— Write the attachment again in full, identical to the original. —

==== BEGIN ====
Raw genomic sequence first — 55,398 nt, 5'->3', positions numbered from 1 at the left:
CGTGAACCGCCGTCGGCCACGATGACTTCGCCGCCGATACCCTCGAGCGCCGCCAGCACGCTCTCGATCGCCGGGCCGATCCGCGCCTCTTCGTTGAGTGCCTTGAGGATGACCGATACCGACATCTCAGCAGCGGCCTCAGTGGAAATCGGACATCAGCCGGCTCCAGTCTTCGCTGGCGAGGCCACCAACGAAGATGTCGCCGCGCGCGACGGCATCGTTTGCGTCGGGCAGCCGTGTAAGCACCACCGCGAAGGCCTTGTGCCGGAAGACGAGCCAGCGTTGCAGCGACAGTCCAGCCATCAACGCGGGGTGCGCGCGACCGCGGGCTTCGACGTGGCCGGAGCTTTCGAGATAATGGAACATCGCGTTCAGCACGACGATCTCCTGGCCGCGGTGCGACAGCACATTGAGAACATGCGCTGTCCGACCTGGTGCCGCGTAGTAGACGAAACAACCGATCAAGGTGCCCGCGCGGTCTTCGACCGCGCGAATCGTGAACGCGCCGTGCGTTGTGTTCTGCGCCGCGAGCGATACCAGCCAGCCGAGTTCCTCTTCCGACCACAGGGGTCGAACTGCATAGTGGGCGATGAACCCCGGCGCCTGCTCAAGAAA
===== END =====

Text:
Raw genomic sequence first — 55,398 nt, 5'->3', positions numbered from 1 at the left:
CGTGAACCGCCGTCGGCCACGATGACTTCGCCGCCGATACCCTCGAGCGCCGCCAGCACGCTCTCGATCGCCGGGCCGATCCGCGCCTCTTCGTTGAGTGCCTTGAGGATGACCGATACCGACATCTCAGCAGCGGCCTCAGTGGAAATCGGACATCAGCCGGCTCCAGTCTTCGCTGGCGAGGCCACCAACGAAGATGTCGCCGCGCGCGACGGCATCGTTTGCGTCGGGCAGCCGTGTAAGCACCACCGCGAAGGCCTTGTGCCGGAAGACGAGCCAGCGTTGCAGCGACAGTCCAGCCATCAACGCGGGGTGCGCGCGACCGCGGGCTTCGACGTGGCCGGAGCTTTCGAGATAATGGAACATCGCGTTCAGCACGACGATCTCCTGGCCGCGGTGCGACAGCACATTGAGAACATGCGCTGTCCGACCTGGTGCCGCGTAGTAGACGAAACAACCGATCAAGGTGCCCGCGCGGTCTTCGACCGCGCGAATCGTGAACGCGCCGTGCGTTGTGTTCTGCGCCGCGAGCGATACCAGCCAGCCGAGTTCCTCTTCCGACCACAGGGGTCGAACTGCATAGTGGGCGATGAACCCCGGCGCCTGCTCAAGAAA